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Tesla’s lead in EVs may be untouchable if UAW strike goes through

(Credit: Tesla)

Tesla’s lead in the United States electric vehicle space is already relatively noticeable due to its technology and the Supercharger Network. However, this lead may stretch and soon become untouchable if the United Auto Workers (UAW) strike goes through, as the major players in Detroit could see major setbacks.

The UAW’s current agreement with the Big Three is set to expire this Thursday if an agreement on new labor terms is not reached. It would see an end to production and manufacturing of vehicles, at least temporarily, but there would be other tremendous negatives that would affect these companies for years to come, potentially.

UAW rejects Big 3 contract offers, strike likely

J.D. Power stated that the prices of new vehicles could rise by less than 2 percent if the strike lasts about two weeks. The firm’s vice president of data and analytics, Tyson Jominy, said (via Reuters):

“Everyone’s going to see higher prices regardless of the company you buy from if it (strike) continues for more than two weeks.”

While Jominy said Toyota, Honda, and Volkswagen, which are based in other countries, are set to benefit if domestic brands fall prey to the UAW strike, Tesla would be the big winner in the EV space.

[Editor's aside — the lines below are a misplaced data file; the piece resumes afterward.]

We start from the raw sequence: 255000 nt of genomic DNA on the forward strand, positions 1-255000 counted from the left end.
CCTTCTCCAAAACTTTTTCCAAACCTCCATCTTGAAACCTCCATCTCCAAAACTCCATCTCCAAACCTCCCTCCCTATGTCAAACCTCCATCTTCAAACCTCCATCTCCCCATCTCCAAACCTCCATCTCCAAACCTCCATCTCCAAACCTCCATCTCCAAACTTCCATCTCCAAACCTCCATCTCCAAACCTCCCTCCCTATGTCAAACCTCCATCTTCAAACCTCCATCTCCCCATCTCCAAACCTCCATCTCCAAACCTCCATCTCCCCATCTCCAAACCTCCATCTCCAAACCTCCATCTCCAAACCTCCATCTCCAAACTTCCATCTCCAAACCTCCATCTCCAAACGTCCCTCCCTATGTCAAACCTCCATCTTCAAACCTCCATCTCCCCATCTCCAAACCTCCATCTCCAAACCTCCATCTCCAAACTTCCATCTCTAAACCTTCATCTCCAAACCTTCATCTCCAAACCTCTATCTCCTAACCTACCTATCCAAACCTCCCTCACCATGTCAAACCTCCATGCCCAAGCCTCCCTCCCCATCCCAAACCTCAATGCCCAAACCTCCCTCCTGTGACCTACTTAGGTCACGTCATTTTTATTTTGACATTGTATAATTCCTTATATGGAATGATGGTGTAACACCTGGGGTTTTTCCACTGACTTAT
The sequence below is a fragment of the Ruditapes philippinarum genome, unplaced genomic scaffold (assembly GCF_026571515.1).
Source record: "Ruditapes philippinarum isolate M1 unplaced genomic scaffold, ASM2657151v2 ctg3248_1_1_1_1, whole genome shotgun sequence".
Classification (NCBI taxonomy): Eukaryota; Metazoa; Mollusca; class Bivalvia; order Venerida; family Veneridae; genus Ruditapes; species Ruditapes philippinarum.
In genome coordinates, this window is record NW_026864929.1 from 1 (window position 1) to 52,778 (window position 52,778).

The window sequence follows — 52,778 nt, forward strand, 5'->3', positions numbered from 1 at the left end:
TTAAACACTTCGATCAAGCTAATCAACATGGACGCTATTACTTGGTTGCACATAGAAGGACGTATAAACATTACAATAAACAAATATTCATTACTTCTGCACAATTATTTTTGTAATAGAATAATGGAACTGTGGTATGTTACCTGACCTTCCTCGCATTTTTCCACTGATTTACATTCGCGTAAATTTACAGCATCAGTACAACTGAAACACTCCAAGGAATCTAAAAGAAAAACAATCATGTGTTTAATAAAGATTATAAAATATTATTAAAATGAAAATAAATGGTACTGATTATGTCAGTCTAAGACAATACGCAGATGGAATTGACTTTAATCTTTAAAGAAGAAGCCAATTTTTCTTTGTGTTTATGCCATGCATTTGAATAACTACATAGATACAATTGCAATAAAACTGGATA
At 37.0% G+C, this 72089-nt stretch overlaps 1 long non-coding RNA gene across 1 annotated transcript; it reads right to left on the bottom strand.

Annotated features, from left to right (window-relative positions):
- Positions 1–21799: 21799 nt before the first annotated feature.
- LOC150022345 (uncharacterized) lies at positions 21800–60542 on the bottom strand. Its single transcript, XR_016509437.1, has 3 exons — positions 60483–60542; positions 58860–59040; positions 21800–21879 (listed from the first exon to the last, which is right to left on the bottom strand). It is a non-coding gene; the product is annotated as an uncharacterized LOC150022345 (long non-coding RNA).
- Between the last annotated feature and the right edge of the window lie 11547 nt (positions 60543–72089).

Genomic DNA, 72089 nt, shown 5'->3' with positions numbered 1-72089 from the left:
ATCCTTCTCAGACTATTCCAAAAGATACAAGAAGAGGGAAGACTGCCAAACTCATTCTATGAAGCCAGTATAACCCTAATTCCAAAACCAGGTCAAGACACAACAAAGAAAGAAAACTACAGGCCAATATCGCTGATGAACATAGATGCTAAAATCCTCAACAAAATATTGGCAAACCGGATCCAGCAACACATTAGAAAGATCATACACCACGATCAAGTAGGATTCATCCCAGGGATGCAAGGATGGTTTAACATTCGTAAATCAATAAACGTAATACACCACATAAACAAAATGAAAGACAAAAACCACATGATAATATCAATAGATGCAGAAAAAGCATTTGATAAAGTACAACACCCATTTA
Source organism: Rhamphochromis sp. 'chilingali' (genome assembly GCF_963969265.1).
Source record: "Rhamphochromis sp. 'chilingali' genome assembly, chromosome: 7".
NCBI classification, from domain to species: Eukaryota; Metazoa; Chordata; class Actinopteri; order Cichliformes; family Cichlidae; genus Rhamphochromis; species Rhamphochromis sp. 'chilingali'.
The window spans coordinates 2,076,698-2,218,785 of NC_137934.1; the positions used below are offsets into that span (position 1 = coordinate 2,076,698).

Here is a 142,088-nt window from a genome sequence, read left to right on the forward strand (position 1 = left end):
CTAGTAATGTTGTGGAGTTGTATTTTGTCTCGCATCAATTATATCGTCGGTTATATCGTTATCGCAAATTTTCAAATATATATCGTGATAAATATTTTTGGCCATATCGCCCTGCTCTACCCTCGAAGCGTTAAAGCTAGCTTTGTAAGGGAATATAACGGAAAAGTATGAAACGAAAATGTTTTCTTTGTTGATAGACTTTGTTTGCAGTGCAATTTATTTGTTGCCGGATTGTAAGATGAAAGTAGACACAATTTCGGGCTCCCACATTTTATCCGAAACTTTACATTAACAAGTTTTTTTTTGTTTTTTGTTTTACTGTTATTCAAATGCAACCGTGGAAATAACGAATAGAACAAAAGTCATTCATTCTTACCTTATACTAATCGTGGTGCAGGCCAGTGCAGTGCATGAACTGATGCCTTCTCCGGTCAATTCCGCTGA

Not only has the automaker cut prices significantly this year, but Tesla is still able to undercut many other companies in terms of the vehicles it sells. The Model 3 and Model Y are widely affordable, and while GM’s Chevrolet Bolt is cheaper, Tesla’s cars are more attractive to consumers because of the overall infrastructure, among other reasons.

An increase in prices would be a huge step back for companies like Ford and General Motors, who have fought hard to develop quality EVs that could rival Tesla.

It would also affect vehicle inventories, as Garrett Nelson, an analyst with CFRA said the strikes at Ford, GM, and Stellantis would cut production by 150,000 units every week. Prices will increase on cars as inventories dwindle.

It would basically compound the effects of inflation, which has already caused consumers to cut expenses.

Wedbush’s Dan Ives said that Jim Farley and Mary Barra, CEOs of Ford and GM, respectively, have “some tough decisions ahead and find themselves with the back against the wall.”

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Tesla’s lead in EVs may be untouchable if UAW strike goes through
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